Reading Frenzy ~ An Independent Press Emporium

Taking The Piss: Conclusion

Original post here.

Long story short: Banksy didn't steal from me. He didn't plagiarize that quote on advertising. Ten years ago, he was careless, the opposite of sneaky. What's more, I was also careless.

Here's what's become clear: Around 2002-2003, Banksy included my words in Cut It Out, a self-published collection of his drawings and stencils. Banksy shortened the end paragraphs of my essay and changed it from first- to second-person perspective (for example, "they never asked for my permission" became "they never asked for your permission.") He then added Crap Hound to a list of credits in the back of the book, along with other sources and photo credits.

The problem: The pages in Cut It Out lacked page numbers, meaning the end credits were nonspecific. In the year Banksy made that decision, someone reading the passage would likely have had the book in their hand. Twitter, Tumblr, and Facebook didn't exist. Quotes and jpeg memes were distributed far less often and widely.

In my original post, I said that issues of attribution aside, all this could have been avoided had Banksy simply let me know that he'd used my essay.

The reality: In 2002, Banksy mailed an explanatory letter and a copy of his book to the address printed in Crap Hound. I never received it, most likely because beginning in 2001 I spent three years moving back and forth across the US. The PO box I'd used for years was eventually closed due to new postal rules after 9-11. From 2001 to 2004, mail was sporadic and plenty was undoubtedly returned to sender or lost in transit.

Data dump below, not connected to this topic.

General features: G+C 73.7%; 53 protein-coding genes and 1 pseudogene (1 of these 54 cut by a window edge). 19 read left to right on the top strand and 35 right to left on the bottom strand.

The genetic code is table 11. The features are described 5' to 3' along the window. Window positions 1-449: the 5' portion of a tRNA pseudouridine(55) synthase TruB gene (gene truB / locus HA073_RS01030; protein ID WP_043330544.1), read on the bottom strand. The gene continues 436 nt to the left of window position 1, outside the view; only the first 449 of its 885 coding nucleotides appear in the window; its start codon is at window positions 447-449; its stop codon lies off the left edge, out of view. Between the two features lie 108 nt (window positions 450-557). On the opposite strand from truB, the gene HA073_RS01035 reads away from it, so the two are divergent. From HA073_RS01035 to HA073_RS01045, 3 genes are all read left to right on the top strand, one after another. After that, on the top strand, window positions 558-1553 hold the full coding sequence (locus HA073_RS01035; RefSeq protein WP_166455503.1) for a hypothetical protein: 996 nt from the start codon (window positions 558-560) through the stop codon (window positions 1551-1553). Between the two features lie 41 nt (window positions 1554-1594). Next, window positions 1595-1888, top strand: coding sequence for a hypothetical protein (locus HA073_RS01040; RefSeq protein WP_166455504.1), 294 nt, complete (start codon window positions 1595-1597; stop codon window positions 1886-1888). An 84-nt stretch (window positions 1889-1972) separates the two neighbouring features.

My main objection in all this -- that my words were credited wrongly (much worse than appearing uncredited, in my view) -- began when some random blogger recently took the quote, added "--Banksy" (reasonably), and posted it.

Choices made in the past (Banksy's choice to not use page numbers or on-page attributions, and my choice to void the mailing address used in Crap Hound while having no website or announced email) set things up for the current confusion.

Other complications: First, viral posts can spread and fade within a week. I felt if I didn't act fast to correct the record, there'd be no point once the Internet's attention had moved on. Second, Banksy's anonymity meant I had no way to confidently contact him. You can blame this situation on Banksy, but remember he encountered a comparable situation when he'd tried to contact me a decade earlier. Third, Crap Hound is filled with copyrighted vintage commercial art, used without permission. Because of what I use and write in my zine, Banksy assumed (correctly) that more so than most people, I wouldn't object to my own work being used, altered, without explicit permission. Again: My complaints were that the quote was misattributed, not unattributed, and that I'd never been informed afterwards.

I realize "Banksy stole the quote!" is much more dramatic and satisfying than "Banksy made a poor stylistic choice in his book layout, causing confusion years later! He attempted to inform me but had the wrong address!" The man's not an imbecile. This would have been an absurdly clumsy and doomed attempt at plagiarism. I will also say that in my recent, limited contact with Banksy, he's gone out of his way to be clear, kind, and genuine, in every way the exact opposite of a twat.

I'm very grateful to everyone who wrote, posted, and tweeted about this. The quote will remain out there with Banksy's name on it, but the source is now established online (and in future reprints) for anyone who looks deeper. Likewise, no matter what your opinion of Banksy, it's important and fair to establish that this was not a case of plagiarism. Lack of foresight, yes. Fraud, no.

Sean Tejaratchi, March 18, 2012

@ShittingtonUK on twitter